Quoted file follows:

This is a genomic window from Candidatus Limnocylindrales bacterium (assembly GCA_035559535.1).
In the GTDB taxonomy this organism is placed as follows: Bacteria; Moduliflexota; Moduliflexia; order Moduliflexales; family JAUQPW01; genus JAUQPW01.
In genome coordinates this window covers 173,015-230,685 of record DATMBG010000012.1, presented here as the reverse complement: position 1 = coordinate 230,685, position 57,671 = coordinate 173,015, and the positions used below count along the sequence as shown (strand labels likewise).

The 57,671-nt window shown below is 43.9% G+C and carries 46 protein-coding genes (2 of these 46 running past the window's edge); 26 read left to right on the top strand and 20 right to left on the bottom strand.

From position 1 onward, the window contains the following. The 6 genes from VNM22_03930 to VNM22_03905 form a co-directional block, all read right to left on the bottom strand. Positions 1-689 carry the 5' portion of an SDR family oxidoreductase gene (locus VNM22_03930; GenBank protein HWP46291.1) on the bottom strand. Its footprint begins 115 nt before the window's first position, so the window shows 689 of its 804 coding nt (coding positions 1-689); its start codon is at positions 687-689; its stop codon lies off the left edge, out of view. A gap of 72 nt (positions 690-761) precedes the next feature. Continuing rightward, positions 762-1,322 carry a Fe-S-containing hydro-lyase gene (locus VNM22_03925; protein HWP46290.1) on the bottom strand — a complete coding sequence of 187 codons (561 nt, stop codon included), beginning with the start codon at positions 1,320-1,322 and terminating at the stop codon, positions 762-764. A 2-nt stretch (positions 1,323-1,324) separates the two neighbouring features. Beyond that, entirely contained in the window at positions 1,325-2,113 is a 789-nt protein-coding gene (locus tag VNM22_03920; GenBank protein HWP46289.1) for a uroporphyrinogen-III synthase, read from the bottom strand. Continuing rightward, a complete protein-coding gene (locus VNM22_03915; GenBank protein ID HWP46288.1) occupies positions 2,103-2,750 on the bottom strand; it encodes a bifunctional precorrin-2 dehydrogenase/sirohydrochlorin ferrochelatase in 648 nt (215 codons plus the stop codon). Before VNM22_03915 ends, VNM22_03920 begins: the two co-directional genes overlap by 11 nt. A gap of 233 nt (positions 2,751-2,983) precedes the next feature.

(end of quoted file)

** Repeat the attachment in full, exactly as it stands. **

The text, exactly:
This is a genomic window from Candidatus Limnocylindrales bacterium (assembly GCA_035559535.1).
In the GTDB taxonomy this organism is placed as follows: Bacteria; Moduliflexota; Moduliflexia; order Moduliflexales; family JAUQPW01; genus JAUQPW01.
In genome coordinates this window covers 173,015-230,685 of record DATMBG010000012.1, presented here as the reverse complement: position 1 = coordinate 230,685, position 57,671 = coordinate 173,015, and the positions used below count along the sequence as shown (strand labels likewise).

The 57,671-nt window shown below is 43.9% G+C and carries 46 protein-coding genes (2 of these 46 running past the window's edge); 26 read left to right on the top strand and 20 right to left on the bottom strand.

From position 1 onward, the window contains the following. The 6 genes from VNM22_03930 to VNM22_03905 form a co-directional block, all read right to left on the bottom strand. Positions 1-689 carry the 5' portion of an SDR family oxidoreductase gene (locus VNM22_03930; GenBank protein HWP46291.1) on the bottom strand. Its footprint begins 115 nt before the window's first position, so the window shows 689 of its 804 coding nt (coding positions 1-689); its start codon is at positions 687-689; its stop codon lies off the left edge, out of view. A gap of 72 nt (positions 690-761) precedes the next feature. Continuing rightward, positions 762-1,322 carry a Fe-S-containing hydro-lyase gene (locus VNM22_03925; protein HWP46290.1) on the bottom strand — a complete coding sequence of 187 codons (561 nt, stop codon included), beginning with the start codon at positions 1,320-1,322 and terminating at the stop codon, positions 762-764. A 2-nt stretch (positions 1,323-1,324) separates the two neighbouring features. Beyond that, entirely contained in the window at positions 1,325-2,113 is a 789-nt protein-coding gene (locus tag VNM22_03920; GenBank protein HWP46289.1) for a uroporphyrinogen-III synthase, read from the bottom strand. Continuing rightward, a complete protein-coding gene (locus VNM22_03915; GenBank protein ID HWP46288.1) occupies positions 2,103-2,750 on the bottom strand; it encodes a bifunctional precorrin-2 dehydrogenase/sirohydrochlorin ferrochelatase in 648 nt (215 codons plus the stop codon). Before VNM22_03915 ends, VNM22_03920 begins: the two co-directional genes overlap by 11 nt. A gap of 233 nt (positions 2,751-2,983) precedes the next feature.